USPTO LOOKS TO REVAMP ELECTRONIC FILING (AND THIS TIME THEY MEAN IT): Last Friday, the USPTO announced beta testing of a new, Web-based system which will start in December and is scheduled to go live in March.
The push to go increasingly digital reflects the office's drive to get through a backlog of about 850,000 pending applications as the number continues to rise. The office recently spent 18 months digitizing 250 million pages of paper records. (Now paper applications are scanned within days of when they arrive). It also plans to hire 950 new examiners this year and more than 1,000 each year for the next several years until they catch up.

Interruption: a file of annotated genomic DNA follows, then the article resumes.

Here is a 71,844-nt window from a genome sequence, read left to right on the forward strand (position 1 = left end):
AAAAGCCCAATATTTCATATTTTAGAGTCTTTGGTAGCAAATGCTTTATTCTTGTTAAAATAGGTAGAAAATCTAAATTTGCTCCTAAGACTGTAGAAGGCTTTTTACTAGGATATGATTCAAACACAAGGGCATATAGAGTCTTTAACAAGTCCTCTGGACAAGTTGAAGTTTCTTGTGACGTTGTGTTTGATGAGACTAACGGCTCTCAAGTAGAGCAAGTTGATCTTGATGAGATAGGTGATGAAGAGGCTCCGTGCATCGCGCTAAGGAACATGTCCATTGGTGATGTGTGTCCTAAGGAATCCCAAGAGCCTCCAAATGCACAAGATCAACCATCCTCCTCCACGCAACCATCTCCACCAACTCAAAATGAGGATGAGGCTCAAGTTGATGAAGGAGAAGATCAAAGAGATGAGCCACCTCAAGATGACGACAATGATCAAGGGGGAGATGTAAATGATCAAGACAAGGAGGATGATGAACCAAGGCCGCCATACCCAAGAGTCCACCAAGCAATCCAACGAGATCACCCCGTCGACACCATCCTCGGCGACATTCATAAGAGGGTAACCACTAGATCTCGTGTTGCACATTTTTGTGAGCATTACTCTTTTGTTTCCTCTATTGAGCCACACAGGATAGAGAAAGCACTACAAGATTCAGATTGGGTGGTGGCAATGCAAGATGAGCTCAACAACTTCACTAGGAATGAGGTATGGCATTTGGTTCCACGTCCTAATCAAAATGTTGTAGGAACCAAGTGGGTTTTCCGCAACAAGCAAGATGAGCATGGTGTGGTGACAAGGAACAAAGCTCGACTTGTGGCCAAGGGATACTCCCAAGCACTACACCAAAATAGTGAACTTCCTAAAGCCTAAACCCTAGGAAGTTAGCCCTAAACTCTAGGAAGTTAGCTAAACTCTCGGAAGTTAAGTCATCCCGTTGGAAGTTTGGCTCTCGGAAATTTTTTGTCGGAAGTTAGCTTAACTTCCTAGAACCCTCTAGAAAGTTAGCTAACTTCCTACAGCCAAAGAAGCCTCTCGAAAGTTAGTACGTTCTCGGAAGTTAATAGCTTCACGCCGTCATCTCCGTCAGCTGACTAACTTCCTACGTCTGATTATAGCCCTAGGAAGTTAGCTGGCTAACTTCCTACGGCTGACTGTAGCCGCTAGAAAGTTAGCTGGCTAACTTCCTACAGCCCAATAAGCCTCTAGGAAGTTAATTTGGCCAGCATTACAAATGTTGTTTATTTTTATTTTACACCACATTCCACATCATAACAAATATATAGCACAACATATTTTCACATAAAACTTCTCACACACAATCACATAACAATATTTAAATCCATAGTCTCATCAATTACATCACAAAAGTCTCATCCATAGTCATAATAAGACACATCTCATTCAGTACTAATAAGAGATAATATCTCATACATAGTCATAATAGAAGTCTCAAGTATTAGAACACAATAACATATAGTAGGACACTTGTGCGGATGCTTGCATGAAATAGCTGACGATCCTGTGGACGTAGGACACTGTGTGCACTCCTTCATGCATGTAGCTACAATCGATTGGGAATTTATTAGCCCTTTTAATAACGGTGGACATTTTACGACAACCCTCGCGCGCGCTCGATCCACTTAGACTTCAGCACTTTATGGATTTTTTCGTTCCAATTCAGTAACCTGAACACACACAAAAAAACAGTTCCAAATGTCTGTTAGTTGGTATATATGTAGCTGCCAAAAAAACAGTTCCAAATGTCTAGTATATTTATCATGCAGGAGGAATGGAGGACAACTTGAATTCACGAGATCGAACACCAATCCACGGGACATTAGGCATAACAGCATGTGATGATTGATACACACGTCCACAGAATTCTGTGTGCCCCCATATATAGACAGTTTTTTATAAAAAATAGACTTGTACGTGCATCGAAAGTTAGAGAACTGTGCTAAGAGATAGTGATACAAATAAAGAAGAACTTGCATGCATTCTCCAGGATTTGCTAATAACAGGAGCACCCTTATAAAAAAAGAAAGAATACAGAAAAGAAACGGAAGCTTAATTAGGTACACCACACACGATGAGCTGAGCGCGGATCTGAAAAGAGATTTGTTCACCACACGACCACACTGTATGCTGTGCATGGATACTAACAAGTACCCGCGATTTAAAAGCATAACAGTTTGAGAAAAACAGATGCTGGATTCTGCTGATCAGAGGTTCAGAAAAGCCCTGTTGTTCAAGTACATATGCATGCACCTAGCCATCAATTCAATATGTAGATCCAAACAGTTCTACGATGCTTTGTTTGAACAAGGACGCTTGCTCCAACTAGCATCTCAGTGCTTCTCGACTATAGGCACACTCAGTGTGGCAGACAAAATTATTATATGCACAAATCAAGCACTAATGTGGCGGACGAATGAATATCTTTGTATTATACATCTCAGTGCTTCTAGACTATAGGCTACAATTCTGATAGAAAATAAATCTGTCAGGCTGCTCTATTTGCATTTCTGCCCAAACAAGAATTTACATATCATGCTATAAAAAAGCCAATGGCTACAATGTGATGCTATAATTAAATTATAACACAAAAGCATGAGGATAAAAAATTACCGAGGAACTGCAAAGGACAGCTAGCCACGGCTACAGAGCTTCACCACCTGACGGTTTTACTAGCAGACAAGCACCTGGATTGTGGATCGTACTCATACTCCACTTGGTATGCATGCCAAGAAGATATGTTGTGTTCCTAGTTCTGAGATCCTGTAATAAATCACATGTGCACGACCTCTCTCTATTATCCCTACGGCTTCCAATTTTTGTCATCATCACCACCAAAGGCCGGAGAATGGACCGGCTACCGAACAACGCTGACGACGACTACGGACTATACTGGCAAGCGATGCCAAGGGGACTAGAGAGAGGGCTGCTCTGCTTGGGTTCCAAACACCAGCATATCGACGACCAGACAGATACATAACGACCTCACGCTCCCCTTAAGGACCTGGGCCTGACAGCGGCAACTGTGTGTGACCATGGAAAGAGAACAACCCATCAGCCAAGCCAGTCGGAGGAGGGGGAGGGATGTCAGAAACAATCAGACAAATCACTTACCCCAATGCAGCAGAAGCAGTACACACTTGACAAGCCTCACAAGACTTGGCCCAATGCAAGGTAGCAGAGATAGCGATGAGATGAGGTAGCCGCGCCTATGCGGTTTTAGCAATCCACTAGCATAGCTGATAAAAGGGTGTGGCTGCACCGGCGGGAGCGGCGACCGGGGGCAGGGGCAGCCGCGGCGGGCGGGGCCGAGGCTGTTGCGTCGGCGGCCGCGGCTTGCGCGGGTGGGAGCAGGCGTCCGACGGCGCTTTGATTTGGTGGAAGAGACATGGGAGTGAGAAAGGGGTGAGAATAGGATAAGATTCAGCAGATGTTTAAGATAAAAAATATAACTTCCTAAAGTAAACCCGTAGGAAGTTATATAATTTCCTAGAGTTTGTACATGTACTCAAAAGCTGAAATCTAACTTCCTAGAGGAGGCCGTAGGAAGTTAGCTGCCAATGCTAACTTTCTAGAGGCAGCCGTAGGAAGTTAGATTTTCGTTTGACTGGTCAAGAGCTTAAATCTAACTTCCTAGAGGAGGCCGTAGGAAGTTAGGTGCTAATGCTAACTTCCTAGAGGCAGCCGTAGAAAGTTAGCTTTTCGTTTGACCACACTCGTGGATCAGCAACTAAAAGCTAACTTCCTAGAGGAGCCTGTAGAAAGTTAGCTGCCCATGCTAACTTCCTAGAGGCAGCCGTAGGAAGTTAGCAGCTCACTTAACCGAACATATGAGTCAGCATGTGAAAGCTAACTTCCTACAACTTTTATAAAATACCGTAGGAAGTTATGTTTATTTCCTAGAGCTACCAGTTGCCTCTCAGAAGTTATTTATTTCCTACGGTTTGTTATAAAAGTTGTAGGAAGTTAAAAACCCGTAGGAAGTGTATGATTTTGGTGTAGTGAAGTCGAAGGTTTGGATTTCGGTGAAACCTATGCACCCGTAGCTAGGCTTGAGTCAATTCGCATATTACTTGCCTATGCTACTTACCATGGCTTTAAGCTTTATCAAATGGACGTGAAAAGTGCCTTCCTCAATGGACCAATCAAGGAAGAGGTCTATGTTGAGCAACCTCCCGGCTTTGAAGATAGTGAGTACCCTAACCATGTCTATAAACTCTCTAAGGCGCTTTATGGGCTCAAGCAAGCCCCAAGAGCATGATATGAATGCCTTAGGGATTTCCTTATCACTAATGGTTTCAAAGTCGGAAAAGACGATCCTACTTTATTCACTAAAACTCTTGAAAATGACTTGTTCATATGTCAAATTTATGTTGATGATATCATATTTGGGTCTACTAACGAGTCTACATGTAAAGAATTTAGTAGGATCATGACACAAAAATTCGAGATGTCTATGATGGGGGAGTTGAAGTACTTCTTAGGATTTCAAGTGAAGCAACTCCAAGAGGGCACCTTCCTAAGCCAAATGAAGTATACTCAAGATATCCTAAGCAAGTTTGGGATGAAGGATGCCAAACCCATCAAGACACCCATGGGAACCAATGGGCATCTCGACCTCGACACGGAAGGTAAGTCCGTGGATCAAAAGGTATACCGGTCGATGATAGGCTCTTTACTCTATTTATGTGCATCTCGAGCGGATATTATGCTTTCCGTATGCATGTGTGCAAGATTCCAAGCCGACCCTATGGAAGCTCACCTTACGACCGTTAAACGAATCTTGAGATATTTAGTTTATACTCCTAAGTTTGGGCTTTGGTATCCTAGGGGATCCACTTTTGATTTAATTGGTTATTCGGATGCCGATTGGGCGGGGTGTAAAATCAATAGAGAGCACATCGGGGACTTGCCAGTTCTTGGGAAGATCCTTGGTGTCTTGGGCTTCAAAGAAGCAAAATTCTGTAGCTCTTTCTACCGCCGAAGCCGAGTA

Almost all applicants currently send their documents via mail (only about 2% are being filed electronically). In fact, the Patent Office is the "largest recipient of overnight mail in the world," said Margaret Focarino, deputy commissioner for patent operations.
The Patent Office has been talking about going paperless for years and received its first application in electronic form during a pilot test in 1999. Since then, everyone has successfully avoided using a confusing and often useless e-filing system due to endless SNAFU's and lousy product releases by USPTO vendors. Let's hope they get this one right (finally!).
Incidentally, the UK Patent Office is celebrating the one-year anniversary of e-filing. If you think they're doing better than the USPTO after 6 years, you're partially right - their e-filings are at a whopping 4% . . .